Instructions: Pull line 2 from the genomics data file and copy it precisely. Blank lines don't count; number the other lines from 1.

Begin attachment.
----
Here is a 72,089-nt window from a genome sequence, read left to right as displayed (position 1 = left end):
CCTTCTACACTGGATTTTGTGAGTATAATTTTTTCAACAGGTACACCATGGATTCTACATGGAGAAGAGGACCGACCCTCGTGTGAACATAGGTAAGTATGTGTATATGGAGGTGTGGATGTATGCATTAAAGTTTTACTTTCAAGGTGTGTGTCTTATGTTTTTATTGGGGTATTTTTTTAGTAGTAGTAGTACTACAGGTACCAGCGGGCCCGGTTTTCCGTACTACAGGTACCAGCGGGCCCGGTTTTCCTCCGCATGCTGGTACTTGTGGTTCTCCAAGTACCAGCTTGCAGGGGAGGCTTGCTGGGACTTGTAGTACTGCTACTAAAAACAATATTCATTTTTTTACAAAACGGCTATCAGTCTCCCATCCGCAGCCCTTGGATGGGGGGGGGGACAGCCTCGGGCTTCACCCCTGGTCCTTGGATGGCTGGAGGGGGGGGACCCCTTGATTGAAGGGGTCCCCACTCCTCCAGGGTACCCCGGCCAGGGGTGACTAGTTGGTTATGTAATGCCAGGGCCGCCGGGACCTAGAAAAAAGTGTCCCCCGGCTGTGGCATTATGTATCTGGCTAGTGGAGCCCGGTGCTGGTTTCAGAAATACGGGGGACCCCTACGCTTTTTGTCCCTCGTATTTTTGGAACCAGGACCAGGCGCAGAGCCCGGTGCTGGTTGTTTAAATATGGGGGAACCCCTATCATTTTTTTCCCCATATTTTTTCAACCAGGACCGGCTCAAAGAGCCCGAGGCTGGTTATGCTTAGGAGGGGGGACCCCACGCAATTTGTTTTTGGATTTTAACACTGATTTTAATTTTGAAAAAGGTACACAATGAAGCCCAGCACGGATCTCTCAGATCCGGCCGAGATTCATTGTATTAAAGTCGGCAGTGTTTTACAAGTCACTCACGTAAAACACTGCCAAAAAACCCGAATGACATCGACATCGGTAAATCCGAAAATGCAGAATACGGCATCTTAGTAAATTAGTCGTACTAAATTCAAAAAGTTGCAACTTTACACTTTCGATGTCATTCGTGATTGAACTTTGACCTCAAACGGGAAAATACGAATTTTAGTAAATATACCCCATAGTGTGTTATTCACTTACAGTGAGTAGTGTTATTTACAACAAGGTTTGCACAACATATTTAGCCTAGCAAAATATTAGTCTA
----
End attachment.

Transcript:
CCTTCTACACTGGATTTTGTGAGTATAATTTTTTCAACAGGTACACCATGGATTCTACATGGAGAAGAGGACCGACCCTCGTGTGAACATAGGTAAGTATGTGTATATGGAGGTGTGGATGTATGCATTAAAGTTTTACTTTCAAGGTGTGTGTCTTATGTTTTTATTGGGGTATTTTTTTAGTAGTAGTAGTACTACAGGTACCAGCGGGCCCGGTTTTCCGTACTACAGGTACCAGCGGGCCCGGTTTTCCTCCGCATGCTGGTACTTGTGGTTCTCCAAGTACCAGCTTGCAGGGGAGGCTTGCTGGGACTTGTAGTACTGCTACTAAAAACAATATTCATTTTTTTACAAAACGGCTATCAGTCTCCCATCCGCAGCCCTTGGATGGGGGGGGGGACAGCCTCGGGCTTCACCCCTGGTCCTTGGATGGCTGGAGGGGGGGGACCCCTTGATTGAAGGGGTCCCCACTCCTCCAGGGTACCCCGGCCAGGGGTGACTAGTTGGTTATGTAATGCCAGGGCCGCCGGGACCTAGAAAAAAGTGTCCCCCGGCTGTGGCATTATGTATCTGGCTAGTGGAGCCCGGTGCTGGTTTCAGAAATACGGGGGACCCCTACGCTTTTTGTCCCTCGTATTTTTGGAACCAGGACCAGGCGCAGAGCCCGGTGCTGGTTGTTTAAATATGGGGGAACCCCTATCATTTTTTTCCCCATATTTTTTCAACCAGGACCGGCTCAAAGAGCCCGAGGCTGGTTATGCTTAGGAGGGGGGACCCCACGCAATTTGTTTTTGGATTTTAACACTGATTTTAATTTTGAAAAAGGTACACAATGAAGCCCAGCACGGATCTCTCAGATCCGGCCGAGATTCATTGTATTAAAGTCGGCAGTGTTTTACAAGTCACTCACGTAAAACACTGCCAAAAAACCCGAATGACATCGACATCGGTAAATCCGAAAATGCAGAATACGGCATCTTAGTAAATTAGTCGTACTAAATTCAAAAAGTTGCAACTTTACACTTTCGATGTCATTCGTGATTGAACTTTGACCTCAAACGGGAAAATACGAATTTTAGTAAATATACCCCATAGTGTGTTATTCACTTACAGTGAGTAGTGTTATTTACAACAAGGTTTGCACAACATATTTAGCCTAGCAAAATATTAGTCTA